For media inquires please contact:
Galery Director Ondine Janiv.
High-res images available upon request.
Stéphane Kossmann, born in Tours, France, studied the art of photography at the Rencontres Internationales de la Photographie in Arles. He has since received international recognition and appraisal for his work photographing celebrities at the Cannes Film Festival for the past 28 years.
His work, influenced by the artists Rembrant, Albert Watson, and Mark Rothko, plays with light in tandem with the lines and forms of the human body, and therefore, consists of a unique style that merges the characteristics of photography with those of painting.
His fascination with crowds, how they form, and what and whom they are composed of, has raised and highlighted many important themes in his work including globalization, individualization, and diversity.
Stéphane has produced two books, Black & White Carpet, and Observations sur les marches de Cannes (Observations on the Steps at Cannes). His photographs have been exhibited in galleries and at film festivals, including the Voce Di Gallery in Soho, NYC in 2014, the French Alliance in NYC in 2014, the American Film Festival in Deauville, France in 2007, the Macondo Gallery in London, England in 2005, and the Geneva International Film Festival in Switzerland in 1996.
Cannes served as his massive, outdoor gallery in 2004 and 2005, when his photographs were displayed on 100 square meter posters around the city. His work also received international attention for being showcased in 2006 in Paris during the European Month of Photography, a festival that takes place in November only every other year.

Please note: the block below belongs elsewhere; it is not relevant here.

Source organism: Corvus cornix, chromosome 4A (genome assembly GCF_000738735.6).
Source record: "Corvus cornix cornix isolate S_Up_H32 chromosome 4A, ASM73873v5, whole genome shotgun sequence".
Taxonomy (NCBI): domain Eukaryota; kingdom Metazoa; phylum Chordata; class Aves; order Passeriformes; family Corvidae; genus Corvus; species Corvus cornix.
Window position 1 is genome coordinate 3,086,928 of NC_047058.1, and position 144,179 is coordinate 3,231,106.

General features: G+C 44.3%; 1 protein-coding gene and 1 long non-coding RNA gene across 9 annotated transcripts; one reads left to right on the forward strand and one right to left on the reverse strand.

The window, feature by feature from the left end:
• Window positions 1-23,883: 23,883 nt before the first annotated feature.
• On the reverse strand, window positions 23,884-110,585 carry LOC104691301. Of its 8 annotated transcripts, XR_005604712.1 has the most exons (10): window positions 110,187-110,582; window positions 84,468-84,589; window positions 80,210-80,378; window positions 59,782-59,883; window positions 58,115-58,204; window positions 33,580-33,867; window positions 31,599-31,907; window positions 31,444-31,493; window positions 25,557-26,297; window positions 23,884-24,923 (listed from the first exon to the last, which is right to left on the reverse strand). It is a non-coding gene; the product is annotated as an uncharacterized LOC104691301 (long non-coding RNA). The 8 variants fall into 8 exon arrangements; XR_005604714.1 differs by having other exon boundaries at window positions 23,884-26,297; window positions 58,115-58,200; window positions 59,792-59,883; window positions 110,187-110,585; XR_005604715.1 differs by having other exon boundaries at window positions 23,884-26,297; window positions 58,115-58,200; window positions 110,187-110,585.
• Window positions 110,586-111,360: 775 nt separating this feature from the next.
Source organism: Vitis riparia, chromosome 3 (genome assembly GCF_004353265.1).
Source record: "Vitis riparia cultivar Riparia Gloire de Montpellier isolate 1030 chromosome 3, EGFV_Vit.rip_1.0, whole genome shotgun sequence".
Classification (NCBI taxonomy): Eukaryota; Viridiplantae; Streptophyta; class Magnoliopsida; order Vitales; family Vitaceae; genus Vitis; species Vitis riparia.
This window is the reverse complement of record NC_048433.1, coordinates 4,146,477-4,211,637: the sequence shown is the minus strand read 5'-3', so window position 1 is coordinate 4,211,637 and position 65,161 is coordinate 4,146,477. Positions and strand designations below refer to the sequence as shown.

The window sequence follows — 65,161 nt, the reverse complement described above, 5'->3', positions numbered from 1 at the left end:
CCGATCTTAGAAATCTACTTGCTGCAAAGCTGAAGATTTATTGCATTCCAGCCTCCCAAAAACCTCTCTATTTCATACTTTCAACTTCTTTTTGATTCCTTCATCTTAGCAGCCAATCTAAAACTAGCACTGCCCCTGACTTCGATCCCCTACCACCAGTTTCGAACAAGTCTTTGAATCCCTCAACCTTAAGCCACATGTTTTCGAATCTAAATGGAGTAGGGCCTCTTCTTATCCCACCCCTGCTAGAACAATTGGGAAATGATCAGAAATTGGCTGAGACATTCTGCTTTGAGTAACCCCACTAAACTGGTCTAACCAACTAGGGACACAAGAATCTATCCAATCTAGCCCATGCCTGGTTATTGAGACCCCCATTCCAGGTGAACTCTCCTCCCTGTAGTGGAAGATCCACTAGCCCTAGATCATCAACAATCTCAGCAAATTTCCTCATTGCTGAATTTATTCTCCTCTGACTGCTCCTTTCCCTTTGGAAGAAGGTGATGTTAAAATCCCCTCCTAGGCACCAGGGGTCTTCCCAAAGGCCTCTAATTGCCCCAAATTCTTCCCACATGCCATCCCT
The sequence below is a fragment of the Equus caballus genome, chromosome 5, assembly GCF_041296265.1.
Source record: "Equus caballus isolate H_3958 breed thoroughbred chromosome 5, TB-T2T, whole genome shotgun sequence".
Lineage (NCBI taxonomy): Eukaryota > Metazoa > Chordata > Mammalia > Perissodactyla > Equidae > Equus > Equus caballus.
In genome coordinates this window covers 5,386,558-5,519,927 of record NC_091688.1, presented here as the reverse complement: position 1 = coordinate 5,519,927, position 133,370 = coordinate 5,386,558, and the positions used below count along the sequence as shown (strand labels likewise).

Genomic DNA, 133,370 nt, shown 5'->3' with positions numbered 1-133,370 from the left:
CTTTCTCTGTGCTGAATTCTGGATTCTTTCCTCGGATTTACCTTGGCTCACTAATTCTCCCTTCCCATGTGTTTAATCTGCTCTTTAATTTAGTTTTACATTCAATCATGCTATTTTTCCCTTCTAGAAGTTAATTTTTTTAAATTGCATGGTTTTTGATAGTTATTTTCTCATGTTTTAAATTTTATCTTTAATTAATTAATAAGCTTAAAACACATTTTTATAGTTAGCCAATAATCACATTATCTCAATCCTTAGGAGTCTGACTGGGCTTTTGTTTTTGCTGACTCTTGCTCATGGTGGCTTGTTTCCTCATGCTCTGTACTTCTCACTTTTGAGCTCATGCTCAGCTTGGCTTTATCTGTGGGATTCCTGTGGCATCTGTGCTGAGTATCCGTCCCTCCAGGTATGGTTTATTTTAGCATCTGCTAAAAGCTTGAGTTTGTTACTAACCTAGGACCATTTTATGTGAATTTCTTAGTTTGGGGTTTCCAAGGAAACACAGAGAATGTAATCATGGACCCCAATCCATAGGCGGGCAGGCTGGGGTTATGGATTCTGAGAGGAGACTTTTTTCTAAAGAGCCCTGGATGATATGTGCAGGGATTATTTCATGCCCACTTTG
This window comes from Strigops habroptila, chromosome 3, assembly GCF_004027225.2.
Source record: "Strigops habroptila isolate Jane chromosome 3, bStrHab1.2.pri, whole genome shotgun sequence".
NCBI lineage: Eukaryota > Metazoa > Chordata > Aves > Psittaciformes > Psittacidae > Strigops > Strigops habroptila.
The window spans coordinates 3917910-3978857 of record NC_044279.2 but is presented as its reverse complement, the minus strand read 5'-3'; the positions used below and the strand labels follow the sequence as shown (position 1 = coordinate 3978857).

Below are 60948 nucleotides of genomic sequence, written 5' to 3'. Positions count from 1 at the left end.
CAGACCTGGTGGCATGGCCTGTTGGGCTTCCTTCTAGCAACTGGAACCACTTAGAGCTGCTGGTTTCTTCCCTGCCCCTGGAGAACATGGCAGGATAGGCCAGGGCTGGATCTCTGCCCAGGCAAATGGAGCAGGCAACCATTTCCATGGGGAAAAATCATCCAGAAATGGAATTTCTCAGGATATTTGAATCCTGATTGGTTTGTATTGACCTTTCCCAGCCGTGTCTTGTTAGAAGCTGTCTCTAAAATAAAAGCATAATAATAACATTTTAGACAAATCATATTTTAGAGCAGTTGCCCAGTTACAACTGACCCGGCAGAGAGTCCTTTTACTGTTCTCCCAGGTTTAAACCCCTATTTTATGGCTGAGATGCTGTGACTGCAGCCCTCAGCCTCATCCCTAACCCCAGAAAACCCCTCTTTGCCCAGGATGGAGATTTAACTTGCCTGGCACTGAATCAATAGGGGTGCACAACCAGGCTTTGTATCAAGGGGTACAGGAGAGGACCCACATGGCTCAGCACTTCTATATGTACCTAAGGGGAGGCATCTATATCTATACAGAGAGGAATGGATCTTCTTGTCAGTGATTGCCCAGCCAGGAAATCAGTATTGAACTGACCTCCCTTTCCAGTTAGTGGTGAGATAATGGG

WALKING NEW YORK exhibit
This exhibit consists of 12 Chromogenic Color Prints with Plexiglass Finishes, created at Laumont Studio in NYC.
It has taken Stéphane ten years of walking the streets of New York City to accumulate the pieces displayed in WALKING NEW YORK. His technique in taking these photographs emphasizes the danger and potential in photographing unsuspecting and unconsenting individuals by using the public as subject. In highlighting the diversity of NYC and the process of its demonstration, these images portray the complex relationship between an artist and the object of study.
Stéphane merges realism with abstract expressionism to procure a style depicting the infinite amount of meanings each object, seen through the lens of the camera via the eye of the photographer, can be given. This work demonstrates the potential of the camera to alter an object to the extent of transforming it into something else entirely. In its new form, it has the freedom to be interpreted by its spectators and acquire meaning outside of its respective domain.
For more information, please contact Ondine Janiv, firstname.lastname@example.org.